Health Alert: Nearly 7% of Kids Have Suffered a Head Injury or Concussion.
Using data from the 2020 United States National Health Interview Survey, researchers report that 7% of children exhibited signs of concussion or brain injury, but only 4% had received a doctor’s diagnosis.
NCHS Data Brief, December 2021
Diet: A Sulfur Microbial Diet May Increase Colorectal Cancer Risk.
A diet characterized by a high intake of low-calorie beverages, French fries, red meat, and processed meat combined with a low intake of fruit, vegetables, legumes, and whole grains may promote the growth of sulfur-metabolizing bacteria populations, which researchers have linked to an elevated risk for colorectal cancer.
JAMA Network Open, November 2021
Exercise: Get Fit at Work.
The National Institutes of Health offers the following tips to incorporate more physical activity into the workday for individuals with desk jobs: take the stairs instead of the elevator, walk during your lunch break, walk and talk with a co-worker instead of sending an e-email, park farther away from your office, and join your company’s fitness center, if available.
National Institutes of Health, November 2021
Chiropractic: Using a Soft Cervical Collar After Whiplash Increases Risk of Persistent Symptoms.
A retrospective observational study that included 2,162 whiplash associated disorder (WAD) patients from two emergency rooms found that 25.5% of patients who used a soft cervical collar returned to the emergency room within three months, compared to only 6.1% who did not wear a soft cervical collar. The findings suggest that the use of a soft cervical collar in the management of WAD is a risk factor for persistent symptoms.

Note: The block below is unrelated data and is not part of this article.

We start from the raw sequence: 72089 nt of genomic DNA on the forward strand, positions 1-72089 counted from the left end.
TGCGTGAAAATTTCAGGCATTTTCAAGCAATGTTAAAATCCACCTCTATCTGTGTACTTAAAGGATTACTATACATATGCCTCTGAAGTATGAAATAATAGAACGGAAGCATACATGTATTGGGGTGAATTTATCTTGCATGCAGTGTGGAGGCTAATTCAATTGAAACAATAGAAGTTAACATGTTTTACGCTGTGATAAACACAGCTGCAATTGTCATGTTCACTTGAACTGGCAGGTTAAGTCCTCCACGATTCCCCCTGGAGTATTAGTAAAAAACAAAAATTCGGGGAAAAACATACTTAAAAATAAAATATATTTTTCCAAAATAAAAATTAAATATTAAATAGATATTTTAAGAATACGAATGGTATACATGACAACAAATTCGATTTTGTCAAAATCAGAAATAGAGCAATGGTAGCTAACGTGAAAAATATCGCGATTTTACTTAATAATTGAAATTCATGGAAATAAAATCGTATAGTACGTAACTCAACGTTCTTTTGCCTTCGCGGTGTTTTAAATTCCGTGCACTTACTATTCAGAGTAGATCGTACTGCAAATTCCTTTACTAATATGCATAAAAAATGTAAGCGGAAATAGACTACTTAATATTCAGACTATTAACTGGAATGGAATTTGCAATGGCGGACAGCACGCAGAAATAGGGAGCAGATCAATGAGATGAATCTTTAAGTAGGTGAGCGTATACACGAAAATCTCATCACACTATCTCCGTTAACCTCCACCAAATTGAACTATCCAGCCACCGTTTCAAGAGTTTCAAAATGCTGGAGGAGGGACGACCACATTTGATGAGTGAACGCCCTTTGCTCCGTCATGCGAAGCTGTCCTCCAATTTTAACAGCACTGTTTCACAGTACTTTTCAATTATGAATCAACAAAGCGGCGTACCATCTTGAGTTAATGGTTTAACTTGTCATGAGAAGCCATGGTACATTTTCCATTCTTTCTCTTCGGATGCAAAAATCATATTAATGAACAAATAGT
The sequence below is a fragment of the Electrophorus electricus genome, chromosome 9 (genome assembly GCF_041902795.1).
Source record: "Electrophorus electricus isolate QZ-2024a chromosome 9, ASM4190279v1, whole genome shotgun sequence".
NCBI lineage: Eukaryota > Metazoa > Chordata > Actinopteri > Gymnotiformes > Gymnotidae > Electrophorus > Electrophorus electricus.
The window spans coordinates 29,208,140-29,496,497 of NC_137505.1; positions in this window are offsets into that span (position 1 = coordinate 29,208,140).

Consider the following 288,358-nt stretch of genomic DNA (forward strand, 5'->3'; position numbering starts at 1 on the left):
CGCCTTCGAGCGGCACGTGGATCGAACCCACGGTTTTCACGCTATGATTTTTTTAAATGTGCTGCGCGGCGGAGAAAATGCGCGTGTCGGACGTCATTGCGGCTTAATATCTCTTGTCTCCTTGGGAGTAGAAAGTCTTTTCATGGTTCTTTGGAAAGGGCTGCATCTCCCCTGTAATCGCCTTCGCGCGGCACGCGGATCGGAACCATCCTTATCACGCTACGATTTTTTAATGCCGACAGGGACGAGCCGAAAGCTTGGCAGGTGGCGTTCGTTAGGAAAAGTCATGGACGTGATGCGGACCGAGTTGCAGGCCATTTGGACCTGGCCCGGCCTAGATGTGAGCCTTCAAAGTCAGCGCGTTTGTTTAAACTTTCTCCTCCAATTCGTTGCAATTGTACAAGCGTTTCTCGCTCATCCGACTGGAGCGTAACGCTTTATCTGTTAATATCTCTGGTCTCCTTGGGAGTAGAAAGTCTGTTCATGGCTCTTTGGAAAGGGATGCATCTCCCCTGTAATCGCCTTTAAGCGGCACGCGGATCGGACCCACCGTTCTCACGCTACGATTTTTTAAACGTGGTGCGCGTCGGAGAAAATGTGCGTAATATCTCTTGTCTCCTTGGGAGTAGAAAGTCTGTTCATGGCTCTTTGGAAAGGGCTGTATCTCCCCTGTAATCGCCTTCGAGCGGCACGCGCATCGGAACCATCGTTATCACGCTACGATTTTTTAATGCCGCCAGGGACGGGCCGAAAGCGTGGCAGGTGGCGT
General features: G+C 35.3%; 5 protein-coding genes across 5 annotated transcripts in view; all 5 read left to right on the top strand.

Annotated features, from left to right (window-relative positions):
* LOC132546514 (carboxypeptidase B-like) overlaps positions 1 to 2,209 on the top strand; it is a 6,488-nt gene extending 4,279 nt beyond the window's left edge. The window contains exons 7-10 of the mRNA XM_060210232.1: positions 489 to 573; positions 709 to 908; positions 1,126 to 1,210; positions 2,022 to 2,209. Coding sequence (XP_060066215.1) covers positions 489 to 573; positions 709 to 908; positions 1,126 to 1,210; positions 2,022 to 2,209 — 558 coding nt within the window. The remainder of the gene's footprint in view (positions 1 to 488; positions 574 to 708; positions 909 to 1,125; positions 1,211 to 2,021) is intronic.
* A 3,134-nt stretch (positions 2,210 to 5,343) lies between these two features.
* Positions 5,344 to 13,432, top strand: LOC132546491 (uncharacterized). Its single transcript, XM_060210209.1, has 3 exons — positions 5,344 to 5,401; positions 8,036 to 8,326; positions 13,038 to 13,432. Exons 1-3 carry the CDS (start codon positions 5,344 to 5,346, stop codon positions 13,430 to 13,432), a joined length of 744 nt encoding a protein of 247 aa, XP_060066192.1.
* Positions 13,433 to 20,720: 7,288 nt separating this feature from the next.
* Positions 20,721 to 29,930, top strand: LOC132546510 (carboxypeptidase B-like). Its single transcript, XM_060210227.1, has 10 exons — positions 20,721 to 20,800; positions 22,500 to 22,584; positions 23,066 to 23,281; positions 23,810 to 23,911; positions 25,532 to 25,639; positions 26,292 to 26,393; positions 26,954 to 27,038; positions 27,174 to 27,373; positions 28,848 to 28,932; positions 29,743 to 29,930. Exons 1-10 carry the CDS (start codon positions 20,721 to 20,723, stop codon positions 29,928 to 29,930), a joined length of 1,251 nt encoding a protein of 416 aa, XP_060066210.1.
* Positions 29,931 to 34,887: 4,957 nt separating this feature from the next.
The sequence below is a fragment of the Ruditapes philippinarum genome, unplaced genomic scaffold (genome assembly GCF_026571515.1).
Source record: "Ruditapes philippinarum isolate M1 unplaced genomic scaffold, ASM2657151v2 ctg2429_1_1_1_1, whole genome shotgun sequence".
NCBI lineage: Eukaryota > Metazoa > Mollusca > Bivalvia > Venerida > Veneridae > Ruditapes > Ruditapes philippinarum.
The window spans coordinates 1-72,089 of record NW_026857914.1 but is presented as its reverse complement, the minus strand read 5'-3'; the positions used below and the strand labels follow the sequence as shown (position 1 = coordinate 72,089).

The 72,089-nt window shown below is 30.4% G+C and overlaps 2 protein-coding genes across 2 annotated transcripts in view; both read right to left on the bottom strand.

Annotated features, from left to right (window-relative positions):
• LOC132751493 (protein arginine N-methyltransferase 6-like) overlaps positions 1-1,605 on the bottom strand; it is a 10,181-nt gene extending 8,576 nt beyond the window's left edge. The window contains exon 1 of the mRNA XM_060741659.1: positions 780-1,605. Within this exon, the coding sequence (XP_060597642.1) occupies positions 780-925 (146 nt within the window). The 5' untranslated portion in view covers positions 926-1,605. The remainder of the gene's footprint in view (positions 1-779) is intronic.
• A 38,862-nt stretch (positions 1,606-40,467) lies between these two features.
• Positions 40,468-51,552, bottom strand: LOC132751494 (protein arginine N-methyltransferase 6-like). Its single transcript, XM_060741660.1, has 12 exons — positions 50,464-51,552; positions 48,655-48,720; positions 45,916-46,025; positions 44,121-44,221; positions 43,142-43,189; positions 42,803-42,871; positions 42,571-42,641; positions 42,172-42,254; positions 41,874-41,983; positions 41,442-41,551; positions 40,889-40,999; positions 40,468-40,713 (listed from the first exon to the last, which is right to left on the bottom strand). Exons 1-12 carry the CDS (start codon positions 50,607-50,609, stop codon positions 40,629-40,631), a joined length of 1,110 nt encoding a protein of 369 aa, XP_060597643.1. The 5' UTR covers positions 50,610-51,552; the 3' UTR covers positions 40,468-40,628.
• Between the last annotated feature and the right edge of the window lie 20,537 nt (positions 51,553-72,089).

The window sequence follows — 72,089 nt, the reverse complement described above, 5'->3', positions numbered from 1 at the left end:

Healthcare, October 2021
Mental Attitude: Social Relationships May Be Important for a Healthy Lifestyle.
A study that included over 1,000 adults revealed that those who believed they could rely on their friends and family for support had lower levels of inflammation in the body, which has been associated with a reduced risk for chronic disease. The findings suggest that maintaining a positive social network may be an important key to healthy living.
Brain, Behavior and Immunity, November 2021
Wellness/Prevention: Tips to Prevent Acne.
To keep acne at bay, WebMD offers the following tips: keep your face clean, moisturize, use makeup sparingly, watch what you use in your hair, keep your hands off your face, stay out of the sun, eat a healthy diet, exercise daily, and manage your stress levels. If the problem persists, consult with a dermatologist for other treatment options.
WebMD, November 2021